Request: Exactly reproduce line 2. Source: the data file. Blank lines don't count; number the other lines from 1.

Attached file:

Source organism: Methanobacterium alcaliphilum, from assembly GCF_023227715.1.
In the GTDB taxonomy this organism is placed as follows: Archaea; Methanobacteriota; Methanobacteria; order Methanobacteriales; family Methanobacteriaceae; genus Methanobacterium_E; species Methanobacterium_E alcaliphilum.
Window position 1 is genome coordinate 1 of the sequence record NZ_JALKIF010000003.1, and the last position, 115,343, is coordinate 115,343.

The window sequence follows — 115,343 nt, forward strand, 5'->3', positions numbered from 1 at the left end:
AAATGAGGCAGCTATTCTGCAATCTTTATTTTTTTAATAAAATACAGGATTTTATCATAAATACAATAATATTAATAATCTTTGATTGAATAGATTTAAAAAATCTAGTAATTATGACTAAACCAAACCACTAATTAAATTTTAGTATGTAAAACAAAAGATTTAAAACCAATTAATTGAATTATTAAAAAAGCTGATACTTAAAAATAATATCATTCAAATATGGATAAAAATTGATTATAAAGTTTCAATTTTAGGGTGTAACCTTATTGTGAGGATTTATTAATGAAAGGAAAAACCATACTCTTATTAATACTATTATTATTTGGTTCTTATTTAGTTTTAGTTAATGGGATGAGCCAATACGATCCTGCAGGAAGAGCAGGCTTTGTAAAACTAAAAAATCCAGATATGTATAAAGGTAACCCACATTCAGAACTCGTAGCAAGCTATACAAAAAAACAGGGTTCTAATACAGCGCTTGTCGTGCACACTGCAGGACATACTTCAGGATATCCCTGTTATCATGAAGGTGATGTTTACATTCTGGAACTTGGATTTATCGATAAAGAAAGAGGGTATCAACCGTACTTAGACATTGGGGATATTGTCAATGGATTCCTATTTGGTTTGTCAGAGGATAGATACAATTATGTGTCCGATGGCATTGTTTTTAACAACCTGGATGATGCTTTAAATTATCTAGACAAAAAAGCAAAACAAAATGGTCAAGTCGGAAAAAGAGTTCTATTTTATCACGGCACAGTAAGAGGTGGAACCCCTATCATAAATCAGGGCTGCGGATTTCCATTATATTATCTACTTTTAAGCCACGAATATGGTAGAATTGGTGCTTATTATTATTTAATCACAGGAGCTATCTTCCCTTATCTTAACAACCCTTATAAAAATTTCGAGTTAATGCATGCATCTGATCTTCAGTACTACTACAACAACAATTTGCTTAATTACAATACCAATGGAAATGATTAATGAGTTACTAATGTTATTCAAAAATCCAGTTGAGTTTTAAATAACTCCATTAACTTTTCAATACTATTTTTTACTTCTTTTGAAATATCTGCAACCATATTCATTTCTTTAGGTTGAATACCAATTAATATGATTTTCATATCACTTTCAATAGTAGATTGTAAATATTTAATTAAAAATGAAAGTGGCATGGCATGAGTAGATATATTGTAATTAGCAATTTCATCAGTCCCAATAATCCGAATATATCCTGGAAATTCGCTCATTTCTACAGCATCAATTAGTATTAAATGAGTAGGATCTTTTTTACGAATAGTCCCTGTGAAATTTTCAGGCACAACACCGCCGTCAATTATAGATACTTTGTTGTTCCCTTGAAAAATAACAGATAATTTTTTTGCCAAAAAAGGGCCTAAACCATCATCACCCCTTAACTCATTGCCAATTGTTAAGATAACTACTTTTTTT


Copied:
In the GTDB taxonomy this organism is placed as follows: Archaea; Methanobacteriota; Methanobacteria; order Methanobacteriales; family Methanobacteriaceae; genus Methanobacterium_E; species Methanobacterium_E alcaliphilum.